Finding out ‘what works and what doesn’t’ with administrative data
This blog from Giulia Tagliaferri and James Farrington follows newly-published work linking archived trials data from the Education Endowment Foundation to administrative data – and reflects on the benefits of this kind of analysis. Giulia is Head of Quantitative Research for the Behavioural Insights Team; James the Research Advisor leading the analysis.
In a newly-published report, the Behavioural Insights Team (BIT) present results from new analyses of completed randomised experiments that tested educational interventions. Our findings show that interventions effective in improving attainment may run the risk of increasing exclusions or reducing attendance. Equally, some interventions that did not seem to affect attainment may have had other impacts on attendance or exclusion. Reassuringly BIT found no adverse impacts on other outcomes such as reconviction in the criminal justice system, or pupils being NEET (Not in Education, Employment or Training).
While for some, the focus of the work will be on the results from individual interventions, the main purpose of this project was to demonstrate that it was possible - and to actually do the work - to link completed experiments to administrative data to gain new insights. As such, this wasn’t so much about the specific linkages themselves, but helping to forge the way for similar linkages in the future - specifically shortening timelines and simplifying processes.
Reanalysing completed trials in this way is extremely cost-effective. For every £1 spent on reanalysing an existing RCT, we are saving nearly £300 by not having to re-run the trial with a new outcome. This means we can leverage the stock of experiments coming out of the What Works Network and the burgeoning experimental evaluations in the UK Government; getting more ‘bang for our buck’ by looking at multiple outcomes. If we took the same approach to policy evaluation more broadly - thinking through and anticipating outcomes in other policy domains - then we would be able to more quickly to identify policies that have the potential for positive spillovers or harmful backfires, rather than focusing in on a single outcome.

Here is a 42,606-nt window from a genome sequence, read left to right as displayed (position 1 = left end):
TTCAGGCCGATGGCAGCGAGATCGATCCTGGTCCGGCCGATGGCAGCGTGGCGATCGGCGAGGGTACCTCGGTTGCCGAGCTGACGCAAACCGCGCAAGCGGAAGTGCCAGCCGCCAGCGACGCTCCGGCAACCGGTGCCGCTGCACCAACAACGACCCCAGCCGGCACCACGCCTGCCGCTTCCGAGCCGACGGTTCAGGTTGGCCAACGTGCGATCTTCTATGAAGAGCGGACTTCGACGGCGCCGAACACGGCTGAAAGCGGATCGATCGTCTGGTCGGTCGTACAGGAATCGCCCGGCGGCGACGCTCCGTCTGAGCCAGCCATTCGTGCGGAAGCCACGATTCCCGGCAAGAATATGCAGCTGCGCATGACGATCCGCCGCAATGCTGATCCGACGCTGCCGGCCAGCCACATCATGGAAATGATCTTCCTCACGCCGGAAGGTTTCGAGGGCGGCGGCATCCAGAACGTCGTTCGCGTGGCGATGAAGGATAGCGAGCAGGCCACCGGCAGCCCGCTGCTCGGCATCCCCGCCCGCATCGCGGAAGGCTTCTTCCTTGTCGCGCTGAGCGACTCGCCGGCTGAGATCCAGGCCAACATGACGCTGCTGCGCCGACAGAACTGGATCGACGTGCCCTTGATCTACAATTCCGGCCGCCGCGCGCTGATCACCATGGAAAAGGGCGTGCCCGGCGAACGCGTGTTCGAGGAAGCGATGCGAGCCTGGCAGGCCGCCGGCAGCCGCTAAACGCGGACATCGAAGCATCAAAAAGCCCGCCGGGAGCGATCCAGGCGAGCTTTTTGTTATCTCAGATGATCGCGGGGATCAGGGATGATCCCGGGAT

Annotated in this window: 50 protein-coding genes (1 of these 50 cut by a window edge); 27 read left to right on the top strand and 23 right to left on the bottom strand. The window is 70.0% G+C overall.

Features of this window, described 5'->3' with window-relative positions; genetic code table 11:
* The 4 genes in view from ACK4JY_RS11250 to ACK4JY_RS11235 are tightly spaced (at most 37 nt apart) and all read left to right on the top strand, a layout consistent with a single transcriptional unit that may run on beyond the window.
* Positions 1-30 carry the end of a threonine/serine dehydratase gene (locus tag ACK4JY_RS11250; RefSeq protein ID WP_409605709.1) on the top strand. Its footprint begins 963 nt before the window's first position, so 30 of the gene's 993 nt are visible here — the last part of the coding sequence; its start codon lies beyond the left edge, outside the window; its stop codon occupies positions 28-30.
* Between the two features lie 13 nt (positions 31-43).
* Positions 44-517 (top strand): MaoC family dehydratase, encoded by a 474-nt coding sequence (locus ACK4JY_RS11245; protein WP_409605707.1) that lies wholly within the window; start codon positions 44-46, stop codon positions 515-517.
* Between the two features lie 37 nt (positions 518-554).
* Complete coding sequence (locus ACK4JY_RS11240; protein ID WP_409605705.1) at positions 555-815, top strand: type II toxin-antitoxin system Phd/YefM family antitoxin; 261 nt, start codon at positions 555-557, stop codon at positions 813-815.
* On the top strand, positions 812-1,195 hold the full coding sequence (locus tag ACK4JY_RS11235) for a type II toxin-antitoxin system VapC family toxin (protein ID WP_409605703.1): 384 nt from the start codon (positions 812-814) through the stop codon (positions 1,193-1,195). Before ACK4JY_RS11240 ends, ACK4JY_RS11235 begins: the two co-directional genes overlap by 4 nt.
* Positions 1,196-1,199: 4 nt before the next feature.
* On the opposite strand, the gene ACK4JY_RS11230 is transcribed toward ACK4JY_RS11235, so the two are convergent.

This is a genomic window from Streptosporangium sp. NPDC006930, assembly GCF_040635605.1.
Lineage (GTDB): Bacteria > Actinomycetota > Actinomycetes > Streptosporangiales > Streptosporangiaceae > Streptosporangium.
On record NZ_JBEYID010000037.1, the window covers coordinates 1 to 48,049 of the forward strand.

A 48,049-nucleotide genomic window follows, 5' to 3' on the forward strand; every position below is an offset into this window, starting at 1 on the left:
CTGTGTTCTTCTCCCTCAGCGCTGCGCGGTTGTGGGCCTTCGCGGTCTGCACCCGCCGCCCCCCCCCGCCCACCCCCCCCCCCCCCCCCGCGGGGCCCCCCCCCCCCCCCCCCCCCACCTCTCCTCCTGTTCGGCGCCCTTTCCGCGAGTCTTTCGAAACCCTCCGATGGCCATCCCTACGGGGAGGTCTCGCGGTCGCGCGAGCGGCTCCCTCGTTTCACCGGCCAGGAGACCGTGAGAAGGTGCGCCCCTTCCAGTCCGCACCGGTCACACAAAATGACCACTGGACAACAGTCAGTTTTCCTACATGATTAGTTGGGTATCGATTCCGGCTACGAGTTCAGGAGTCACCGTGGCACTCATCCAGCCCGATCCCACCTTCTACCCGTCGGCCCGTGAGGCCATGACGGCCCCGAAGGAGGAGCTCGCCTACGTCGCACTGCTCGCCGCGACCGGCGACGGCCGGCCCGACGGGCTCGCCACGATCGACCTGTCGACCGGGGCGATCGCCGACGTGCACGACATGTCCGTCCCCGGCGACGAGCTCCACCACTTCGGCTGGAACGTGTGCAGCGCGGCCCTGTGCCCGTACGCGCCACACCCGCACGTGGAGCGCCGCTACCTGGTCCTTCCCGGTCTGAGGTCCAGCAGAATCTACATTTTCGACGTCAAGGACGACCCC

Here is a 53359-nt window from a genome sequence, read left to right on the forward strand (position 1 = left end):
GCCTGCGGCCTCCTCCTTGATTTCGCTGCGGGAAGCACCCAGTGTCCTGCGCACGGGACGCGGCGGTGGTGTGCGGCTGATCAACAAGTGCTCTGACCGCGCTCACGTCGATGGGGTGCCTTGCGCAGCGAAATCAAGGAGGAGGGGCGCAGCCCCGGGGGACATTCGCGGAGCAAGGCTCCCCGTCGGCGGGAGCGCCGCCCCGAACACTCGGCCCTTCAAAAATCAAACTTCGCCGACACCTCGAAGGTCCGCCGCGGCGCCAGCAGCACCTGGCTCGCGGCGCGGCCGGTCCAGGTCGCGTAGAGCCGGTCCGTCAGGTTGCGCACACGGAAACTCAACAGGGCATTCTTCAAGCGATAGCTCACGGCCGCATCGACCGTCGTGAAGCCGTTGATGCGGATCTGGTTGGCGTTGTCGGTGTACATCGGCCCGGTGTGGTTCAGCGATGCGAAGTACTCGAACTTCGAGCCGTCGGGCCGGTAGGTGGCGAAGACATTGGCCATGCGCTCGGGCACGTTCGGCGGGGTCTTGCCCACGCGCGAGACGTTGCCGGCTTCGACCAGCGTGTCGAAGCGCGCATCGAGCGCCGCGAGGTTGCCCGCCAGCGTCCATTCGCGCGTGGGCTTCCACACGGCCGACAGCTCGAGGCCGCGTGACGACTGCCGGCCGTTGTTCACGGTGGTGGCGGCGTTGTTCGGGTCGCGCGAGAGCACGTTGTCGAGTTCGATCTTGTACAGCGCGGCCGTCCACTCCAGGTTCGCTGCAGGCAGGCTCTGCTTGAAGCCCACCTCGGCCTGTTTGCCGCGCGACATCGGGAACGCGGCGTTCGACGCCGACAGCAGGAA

We cannot build knowledge of policy effectiveness without data, and policy cannot wait years for outcomes and analysis – particularly at a time where public spending is under such pressure and needs greater scrutiny. Using administrative data in this way brings both short- and long-term benefits. In the short-term, it may allow trial teams to understand if and how trial participants progress with the systems they interact with (for example, do they remain in education and how consistent is their attendance if so?). This means that rather than waiting to look at educational attainment several years post-intervention, we can look at whether attendance is affected in the short-term, including negatively, and so we can stop policies early if they appear harmful.
In the long-term, we can better understand whether policies designed for one specific outcome generate additional benefits, involve trade-offs between outcomes, or have no impact on other outcomes of interest. Working across policy silos has been an explicit aim of recent initiatives in UK Government such as the shared outcomes fund - but in order for this to be realised, data must be made available and shared in a timely fashion within Government and outside it.